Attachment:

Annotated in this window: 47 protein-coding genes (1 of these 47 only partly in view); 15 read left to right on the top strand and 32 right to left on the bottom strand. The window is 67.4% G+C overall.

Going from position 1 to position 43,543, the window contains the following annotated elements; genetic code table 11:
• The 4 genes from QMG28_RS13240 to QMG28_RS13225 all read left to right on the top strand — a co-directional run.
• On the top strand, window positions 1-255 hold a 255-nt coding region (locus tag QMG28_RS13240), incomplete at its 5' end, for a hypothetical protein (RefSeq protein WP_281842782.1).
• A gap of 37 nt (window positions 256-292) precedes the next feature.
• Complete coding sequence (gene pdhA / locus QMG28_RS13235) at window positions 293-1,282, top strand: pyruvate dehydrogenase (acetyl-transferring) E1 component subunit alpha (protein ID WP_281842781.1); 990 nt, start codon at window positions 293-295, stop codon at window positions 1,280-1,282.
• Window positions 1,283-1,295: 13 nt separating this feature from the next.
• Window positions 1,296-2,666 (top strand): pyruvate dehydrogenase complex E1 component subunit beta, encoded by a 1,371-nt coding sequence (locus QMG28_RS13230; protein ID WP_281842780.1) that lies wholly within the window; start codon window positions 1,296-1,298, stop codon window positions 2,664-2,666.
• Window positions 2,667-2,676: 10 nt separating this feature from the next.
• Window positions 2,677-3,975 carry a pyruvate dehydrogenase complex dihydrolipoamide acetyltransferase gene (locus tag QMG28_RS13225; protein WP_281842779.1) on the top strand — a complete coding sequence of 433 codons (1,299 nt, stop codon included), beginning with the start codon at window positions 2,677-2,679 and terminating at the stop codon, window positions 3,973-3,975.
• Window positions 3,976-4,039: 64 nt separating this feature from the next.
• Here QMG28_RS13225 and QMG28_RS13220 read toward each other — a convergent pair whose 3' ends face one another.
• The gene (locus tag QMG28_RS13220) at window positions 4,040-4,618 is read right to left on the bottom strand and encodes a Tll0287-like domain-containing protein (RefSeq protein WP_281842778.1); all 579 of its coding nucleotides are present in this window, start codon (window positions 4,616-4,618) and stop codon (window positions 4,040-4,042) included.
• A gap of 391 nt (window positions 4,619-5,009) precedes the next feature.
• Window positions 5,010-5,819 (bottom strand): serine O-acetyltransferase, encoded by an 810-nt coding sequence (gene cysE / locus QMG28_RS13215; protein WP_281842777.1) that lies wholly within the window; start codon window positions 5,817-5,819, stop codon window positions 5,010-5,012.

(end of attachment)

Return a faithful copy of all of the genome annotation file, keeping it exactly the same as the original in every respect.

Annotated in this window: 47 protein-coding genes (1 of these 47 only partly in view); 15 read left to right on the top strand and 32 right to left on the bottom strand. The window is 67.4% G+C overall.

Going from position 1 to position 43,543, the window contains the following annotated elements; genetic code table 11:
• The 4 genes from QMG28_RS13240 to QMG28_RS13225 all read left to right on the top strand — a co-directional run.
• On the top strand, window positions 1-255 hold a 255-nt coding region (locus tag QMG28_RS13240), incomplete at its 5' end, for a hypothetical protein (RefSeq protein WP_281842782.1).
• A gap of 37 nt (window positions 256-292) precedes the next feature.
• Complete coding sequence (gene pdhA / locus QMG28_RS13235) at window positions 293-1,282, top strand: pyruvate dehydrogenase (acetyl-transferring) E1 component subunit alpha (protein ID WP_281842781.1); 990 nt, start codon at window positions 293-295, stop codon at window positions 1,280-1,282.
• Window positions 1,283-1,295: 13 nt separating this feature from the next.
• Window positions 1,296-2,666 (top strand): pyruvate dehydrogenase complex E1 component subunit beta, encoded by a 1,371-nt coding sequence (locus QMG28_RS13230; protein ID WP_281842780.1) that lies wholly within the window; start codon window positions 1,296-1,298, stop codon window positions 2,664-2,666.
• Window positions 2,667-2,676: 10 nt separating this feature from the next.
• Window positions 2,677-3,975 carry a pyruvate dehydrogenase complex dihydrolipoamide acetyltransferase gene (locus tag QMG28_RS13225; protein WP_281842779.1) on the top strand — a complete coding sequence of 433 codons (1,299 nt, stop codon included), beginning with the start codon at window positions 2,677-2,679 and terminating at the stop codon, window positions 3,973-3,975.
• Window positions 3,976-4,039: 64 nt separating this feature from the next.
• Here QMG28_RS13225 and QMG28_RS13220 read toward each other — a convergent pair whose 3' ends face one another.
• The gene (locus tag QMG28_RS13220) at window positions 4,040-4,618 is read right to left on the bottom strand and encodes a Tll0287-like domain-containing protein (RefSeq protein WP_281842778.1); all 579 of its coding nucleotides are present in this window, start codon (window positions 4,616-4,618) and stop codon (window positions 4,040-4,042) included.
• A gap of 391 nt (window positions 4,619-5,009) precedes the next feature.
• Window positions 5,010-5,819 (bottom strand): serine O-acetyltransferase, encoded by an 810-nt coding sequence (gene cysE / locus QMG28_RS13215; protein WP_281842777.1) that lies wholly within the window; start codon window positions 5,817-5,819, stop codon window positions 5,010-5,012.